General – Ingest rates were low in January, due in part to challenges UC experienced in retrieving bibliographic records from one of its systems. UM loaded the first set of bibliographic records for Minnesota, but could not begin ingest because of problems with Google’s delivery of the content files. Ingest numbers from other institutions were also low because HathiTrust caught up with the rate that partner volumes were made available from Google.
Internet Archive Ingest –UM began testing validation routines on a batch of 200 volumes of Internet Archive-digitized volumes from the University of California in January. The teams are revising validation strategies based on the findings of these tests and the results of quality assurance performed by UC staff on transformed, but not yet ingested objects. UM and UC will proceed with the ingest pilot in February, testing all aspects of bibliographic and content loading, validation, and access. Completion of the pilot is projected for late February.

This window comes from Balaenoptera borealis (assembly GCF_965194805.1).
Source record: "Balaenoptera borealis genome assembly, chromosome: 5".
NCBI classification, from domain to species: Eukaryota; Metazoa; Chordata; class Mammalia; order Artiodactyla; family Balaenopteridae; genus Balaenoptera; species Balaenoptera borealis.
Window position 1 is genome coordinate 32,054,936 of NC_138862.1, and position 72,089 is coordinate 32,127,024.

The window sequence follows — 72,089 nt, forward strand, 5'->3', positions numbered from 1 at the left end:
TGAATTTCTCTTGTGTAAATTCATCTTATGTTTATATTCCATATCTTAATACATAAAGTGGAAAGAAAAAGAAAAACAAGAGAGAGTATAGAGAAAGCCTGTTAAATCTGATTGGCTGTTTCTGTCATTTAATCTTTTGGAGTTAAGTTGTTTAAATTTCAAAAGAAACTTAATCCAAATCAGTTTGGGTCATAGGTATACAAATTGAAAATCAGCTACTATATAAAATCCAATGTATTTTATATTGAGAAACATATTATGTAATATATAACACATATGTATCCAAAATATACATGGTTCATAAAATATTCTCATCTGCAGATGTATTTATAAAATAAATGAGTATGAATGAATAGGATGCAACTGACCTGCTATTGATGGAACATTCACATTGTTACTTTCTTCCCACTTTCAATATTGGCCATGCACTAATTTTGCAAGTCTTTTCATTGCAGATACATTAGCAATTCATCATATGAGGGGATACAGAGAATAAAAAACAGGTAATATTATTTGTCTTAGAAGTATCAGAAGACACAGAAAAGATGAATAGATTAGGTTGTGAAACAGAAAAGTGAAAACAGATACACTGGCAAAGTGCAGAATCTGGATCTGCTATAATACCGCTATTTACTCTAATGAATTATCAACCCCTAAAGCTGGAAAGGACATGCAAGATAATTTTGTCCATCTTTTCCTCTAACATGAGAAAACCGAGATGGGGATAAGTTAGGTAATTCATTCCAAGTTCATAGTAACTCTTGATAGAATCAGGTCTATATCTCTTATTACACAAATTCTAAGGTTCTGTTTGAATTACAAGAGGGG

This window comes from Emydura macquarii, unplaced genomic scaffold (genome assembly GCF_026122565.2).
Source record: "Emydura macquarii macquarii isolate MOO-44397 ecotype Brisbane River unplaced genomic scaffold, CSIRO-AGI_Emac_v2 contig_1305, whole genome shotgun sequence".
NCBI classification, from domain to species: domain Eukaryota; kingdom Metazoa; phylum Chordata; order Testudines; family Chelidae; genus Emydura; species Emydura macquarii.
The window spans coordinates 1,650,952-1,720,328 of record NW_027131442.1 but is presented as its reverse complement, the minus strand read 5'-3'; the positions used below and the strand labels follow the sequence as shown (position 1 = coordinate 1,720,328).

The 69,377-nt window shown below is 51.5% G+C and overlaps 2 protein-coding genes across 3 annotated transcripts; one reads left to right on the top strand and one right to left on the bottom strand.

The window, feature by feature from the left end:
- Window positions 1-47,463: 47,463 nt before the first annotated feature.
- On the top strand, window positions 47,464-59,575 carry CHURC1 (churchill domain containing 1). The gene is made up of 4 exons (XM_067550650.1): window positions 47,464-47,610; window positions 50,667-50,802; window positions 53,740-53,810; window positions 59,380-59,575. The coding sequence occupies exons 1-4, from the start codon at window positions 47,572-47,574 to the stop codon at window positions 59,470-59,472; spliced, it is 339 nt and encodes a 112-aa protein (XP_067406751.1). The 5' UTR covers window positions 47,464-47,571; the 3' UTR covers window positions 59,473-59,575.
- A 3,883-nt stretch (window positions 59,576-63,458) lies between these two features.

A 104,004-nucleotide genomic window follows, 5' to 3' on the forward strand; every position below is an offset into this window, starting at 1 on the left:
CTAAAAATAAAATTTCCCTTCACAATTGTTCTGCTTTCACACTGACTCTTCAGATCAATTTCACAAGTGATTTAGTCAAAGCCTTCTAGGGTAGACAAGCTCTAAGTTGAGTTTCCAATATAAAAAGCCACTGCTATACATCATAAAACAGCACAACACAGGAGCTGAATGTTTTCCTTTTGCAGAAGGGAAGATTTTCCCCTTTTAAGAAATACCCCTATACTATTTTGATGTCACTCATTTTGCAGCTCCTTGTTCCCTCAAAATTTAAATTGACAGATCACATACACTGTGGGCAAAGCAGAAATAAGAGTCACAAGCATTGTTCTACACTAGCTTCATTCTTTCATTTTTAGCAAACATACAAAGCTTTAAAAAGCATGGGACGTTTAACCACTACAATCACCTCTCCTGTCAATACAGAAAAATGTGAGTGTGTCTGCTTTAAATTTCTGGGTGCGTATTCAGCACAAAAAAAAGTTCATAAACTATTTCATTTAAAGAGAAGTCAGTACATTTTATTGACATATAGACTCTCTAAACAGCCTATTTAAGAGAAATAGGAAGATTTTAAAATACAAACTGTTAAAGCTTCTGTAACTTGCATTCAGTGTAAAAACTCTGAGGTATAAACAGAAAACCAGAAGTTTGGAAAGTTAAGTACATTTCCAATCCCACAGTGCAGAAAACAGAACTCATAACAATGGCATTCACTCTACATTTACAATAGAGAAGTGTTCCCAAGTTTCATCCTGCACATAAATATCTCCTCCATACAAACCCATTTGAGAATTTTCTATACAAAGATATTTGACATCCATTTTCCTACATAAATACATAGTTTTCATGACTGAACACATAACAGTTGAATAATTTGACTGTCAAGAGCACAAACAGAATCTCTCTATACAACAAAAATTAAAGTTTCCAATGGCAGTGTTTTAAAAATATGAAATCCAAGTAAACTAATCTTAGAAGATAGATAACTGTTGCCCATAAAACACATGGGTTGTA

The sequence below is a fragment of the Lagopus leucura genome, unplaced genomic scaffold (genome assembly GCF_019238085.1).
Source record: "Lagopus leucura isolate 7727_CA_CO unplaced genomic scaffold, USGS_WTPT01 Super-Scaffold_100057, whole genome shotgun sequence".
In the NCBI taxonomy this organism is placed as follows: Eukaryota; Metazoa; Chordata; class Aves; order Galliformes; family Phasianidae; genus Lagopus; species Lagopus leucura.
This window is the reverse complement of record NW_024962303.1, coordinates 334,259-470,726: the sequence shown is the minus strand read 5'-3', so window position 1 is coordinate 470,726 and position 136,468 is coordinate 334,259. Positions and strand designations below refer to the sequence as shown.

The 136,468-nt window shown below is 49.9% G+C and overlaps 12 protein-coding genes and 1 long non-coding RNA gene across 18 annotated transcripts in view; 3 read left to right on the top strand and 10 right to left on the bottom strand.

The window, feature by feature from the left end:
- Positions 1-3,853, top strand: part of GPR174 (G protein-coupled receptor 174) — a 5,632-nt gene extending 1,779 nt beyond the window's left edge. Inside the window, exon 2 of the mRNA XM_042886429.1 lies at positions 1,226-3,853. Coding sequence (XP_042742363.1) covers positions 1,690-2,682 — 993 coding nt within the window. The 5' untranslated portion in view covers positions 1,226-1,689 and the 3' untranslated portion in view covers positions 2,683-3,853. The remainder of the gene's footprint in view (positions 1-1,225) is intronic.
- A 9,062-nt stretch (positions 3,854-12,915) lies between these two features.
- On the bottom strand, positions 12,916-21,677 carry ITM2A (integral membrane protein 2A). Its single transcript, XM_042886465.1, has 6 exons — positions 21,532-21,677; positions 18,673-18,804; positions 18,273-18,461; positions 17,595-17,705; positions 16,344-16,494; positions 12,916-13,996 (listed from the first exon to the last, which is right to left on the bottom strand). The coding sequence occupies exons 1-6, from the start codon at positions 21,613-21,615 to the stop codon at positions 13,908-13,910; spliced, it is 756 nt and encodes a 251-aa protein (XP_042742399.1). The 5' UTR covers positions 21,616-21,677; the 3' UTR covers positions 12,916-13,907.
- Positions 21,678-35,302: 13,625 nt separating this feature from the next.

New Programmer For Non-Google Ingest – UM extended the bidding period for the new programmer position through mid-January, and several new qualified candidates have been interviewed. UM staff are in the final stages of selecting candidates, and expect to have a new full-time staff member and a new part-time staff member on board by the end of February.
Shibboleth – Shibboleth implementation in HathiTrust is nearly complete. Major portions of the code are in place and UM staff have begun to contact partner institutions to exchange information that will allow individuals from partner institutions to authenticate into HathiTrust. The initial benefit to partners will be increased facility in creating personal collections in Collection Builder, though non-partners will still have the ability to create collections using the University of Michigan “friend account”  system. Within the next couple of months, however, full-PDF download of all public domain volumes will also be available to partners. In the long term, HathiTrust hopes to use Shibboleth to extend services such as enhanced access for users with print disabilities and U.S. Copyright Section 108 uses to all member institutions. Deployment of Shibboleth is planned in March.